When ‘‘Average Waves in Unprotected Waters’’ appeared in the New Yorker in the winter of 1977, it arrived in a climate of economic instability and social sobriety. The 1970s, the post-Vietnam years in America, were marked by feelings of disillusionment. Working-class people lost faith in government, believing that their vote would not make a difference, and high unemployment created a sharp contrast between the wealthy and the poor.
Households headed by women, similar to Bet Blevins’s in Tyler’s story, were especially hard hit economically. Salary discrepancies for women and men working in similar jobs became a focus of the feminist movement, and efforts of the movement elicited slow change for economically disadvantaged female workers. The positive news for working mothers was a shift in social perspective that freed women to work and raise families without feeling social ridicule. More and more mothers entered the workforce out of ﬁnancial obligation, but increasingly, women entered the workforce as they searched for self-fulﬁllment.
The search for self-fulﬁllment became a prominent theme in 1970s life, one that Bet shares in the story. She questions her identity and feels a palpable need to escape her current life and its hardships. Many Americans felt that need in the post-Vietnam era and, like Bet, were hindered in their quest by socioeconomic situations that greatly limited their possibilities.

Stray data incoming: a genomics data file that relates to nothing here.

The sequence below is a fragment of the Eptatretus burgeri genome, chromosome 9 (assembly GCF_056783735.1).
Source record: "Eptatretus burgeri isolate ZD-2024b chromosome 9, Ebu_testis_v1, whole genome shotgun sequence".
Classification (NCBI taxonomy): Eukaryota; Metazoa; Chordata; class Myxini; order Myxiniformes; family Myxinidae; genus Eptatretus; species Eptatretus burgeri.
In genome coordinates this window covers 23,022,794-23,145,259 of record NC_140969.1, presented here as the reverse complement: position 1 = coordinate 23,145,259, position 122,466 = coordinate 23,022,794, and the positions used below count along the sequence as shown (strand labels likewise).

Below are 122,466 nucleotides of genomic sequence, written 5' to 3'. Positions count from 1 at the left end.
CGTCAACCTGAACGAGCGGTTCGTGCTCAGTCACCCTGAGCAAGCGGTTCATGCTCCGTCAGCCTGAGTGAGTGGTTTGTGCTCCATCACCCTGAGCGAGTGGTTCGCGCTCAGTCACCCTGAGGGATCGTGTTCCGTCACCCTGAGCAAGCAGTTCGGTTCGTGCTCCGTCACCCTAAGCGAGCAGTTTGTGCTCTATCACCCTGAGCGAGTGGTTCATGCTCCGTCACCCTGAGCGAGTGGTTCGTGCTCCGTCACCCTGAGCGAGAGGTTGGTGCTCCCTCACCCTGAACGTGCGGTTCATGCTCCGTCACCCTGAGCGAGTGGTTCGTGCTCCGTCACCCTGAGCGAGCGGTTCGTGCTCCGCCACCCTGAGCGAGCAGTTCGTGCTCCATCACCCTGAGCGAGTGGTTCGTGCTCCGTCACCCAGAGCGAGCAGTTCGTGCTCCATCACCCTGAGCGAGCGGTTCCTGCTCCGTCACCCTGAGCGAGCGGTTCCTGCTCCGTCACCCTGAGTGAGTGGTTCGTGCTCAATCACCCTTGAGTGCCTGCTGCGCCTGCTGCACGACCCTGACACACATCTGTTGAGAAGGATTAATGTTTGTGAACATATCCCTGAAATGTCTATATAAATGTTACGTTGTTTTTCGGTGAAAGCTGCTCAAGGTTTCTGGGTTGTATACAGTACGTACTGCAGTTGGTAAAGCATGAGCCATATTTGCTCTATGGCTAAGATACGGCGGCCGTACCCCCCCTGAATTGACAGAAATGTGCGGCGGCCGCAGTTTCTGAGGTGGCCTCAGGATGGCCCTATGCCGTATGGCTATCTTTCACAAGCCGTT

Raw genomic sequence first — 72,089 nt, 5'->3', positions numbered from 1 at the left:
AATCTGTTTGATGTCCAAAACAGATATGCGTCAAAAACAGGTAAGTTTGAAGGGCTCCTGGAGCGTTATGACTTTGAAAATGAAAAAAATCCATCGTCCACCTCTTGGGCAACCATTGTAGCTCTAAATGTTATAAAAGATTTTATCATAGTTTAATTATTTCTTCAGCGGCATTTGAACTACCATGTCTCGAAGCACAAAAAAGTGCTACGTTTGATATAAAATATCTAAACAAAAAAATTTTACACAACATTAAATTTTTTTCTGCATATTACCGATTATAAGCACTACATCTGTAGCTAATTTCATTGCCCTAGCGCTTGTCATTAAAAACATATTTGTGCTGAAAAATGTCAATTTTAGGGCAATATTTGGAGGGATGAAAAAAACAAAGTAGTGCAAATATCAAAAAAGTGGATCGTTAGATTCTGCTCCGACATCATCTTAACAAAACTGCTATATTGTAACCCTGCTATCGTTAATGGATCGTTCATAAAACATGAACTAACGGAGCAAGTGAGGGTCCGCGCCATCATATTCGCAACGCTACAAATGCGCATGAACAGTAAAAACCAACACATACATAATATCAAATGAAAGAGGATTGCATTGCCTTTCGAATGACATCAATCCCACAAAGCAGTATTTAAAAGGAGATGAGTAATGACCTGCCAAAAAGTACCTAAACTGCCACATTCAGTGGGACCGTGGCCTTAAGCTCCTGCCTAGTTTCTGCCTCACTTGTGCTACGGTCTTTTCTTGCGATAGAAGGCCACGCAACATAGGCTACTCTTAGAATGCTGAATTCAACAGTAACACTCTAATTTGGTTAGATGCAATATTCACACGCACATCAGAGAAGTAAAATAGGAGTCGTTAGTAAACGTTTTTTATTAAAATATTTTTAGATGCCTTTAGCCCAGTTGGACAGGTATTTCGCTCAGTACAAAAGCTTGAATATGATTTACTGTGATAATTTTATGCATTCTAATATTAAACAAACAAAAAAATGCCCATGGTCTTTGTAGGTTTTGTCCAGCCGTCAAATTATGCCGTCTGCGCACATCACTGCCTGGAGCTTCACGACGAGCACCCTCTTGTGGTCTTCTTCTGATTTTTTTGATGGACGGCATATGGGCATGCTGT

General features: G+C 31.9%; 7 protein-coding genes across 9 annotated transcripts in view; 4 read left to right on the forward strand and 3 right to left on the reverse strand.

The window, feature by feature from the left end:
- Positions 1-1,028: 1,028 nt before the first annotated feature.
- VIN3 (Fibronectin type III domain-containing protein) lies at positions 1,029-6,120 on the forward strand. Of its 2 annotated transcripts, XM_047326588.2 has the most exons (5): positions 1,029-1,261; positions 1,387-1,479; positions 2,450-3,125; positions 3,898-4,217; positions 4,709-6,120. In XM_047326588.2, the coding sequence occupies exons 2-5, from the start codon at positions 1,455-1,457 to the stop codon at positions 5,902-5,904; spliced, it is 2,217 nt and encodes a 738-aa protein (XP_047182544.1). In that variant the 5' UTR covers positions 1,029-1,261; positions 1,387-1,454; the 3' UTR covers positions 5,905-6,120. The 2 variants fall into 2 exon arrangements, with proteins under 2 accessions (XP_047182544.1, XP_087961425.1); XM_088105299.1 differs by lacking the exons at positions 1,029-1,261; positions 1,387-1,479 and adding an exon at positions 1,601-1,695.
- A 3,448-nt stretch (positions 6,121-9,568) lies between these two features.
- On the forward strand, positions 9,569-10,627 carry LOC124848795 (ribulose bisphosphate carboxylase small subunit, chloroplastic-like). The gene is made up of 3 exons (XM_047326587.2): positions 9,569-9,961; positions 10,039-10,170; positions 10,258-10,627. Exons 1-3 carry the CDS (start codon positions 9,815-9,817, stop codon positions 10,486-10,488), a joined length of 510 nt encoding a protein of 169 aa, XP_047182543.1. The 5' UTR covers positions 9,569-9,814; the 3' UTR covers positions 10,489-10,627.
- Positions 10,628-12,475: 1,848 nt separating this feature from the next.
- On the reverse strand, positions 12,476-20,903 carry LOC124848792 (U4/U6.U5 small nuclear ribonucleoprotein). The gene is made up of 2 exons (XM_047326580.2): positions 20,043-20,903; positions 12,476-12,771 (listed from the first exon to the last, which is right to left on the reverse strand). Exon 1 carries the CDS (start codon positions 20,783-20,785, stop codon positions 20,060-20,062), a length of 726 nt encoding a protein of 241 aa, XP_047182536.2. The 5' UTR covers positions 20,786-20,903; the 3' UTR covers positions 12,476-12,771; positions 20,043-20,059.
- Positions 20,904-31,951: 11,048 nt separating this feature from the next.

The search for self-fulﬁllment led, for many, to a shift in priorities that placed personal needs ahead of family. This shift would ultimately mark the birth of the ‘‘Me Generation’’ that became prevalent in the 1980s. In the late 1970s, this growing attitude had a negative impact on marriages, resulting in a dramatic rise in the divorce rate. A society that had once admired marriages in which difﬁcult circumstances were endured and obligations to others were placed ahead of personal happiness gave way to disillusionment and the normality of divorce and abandonment. Bet’s absent husband, Avery, is an example of this trend and the relational wreckage that scarred many lives.
Self-fulﬁllment also led to rampant self-expression, which came in many forms, some of them unlikely, such as denim jeans. For rich and poor, the personalization of jeans in the 1970s provided contrast to the plain jeans and black, beatnik sweaters of the 1960s. Whereas only collegians and rebels wore jeans in the 1960s, jeans in the 1970s became a national uniform. In ‘‘Average Waves in Unprotected Waters,’’ Bet worries that Arnold’s jeans are not faded or worn enough, and that this makes him appear unreal. The use of jeans to symbolize her worries about her son’s character is an apt one for the 1970s, an era when jeans helped deﬁned the person.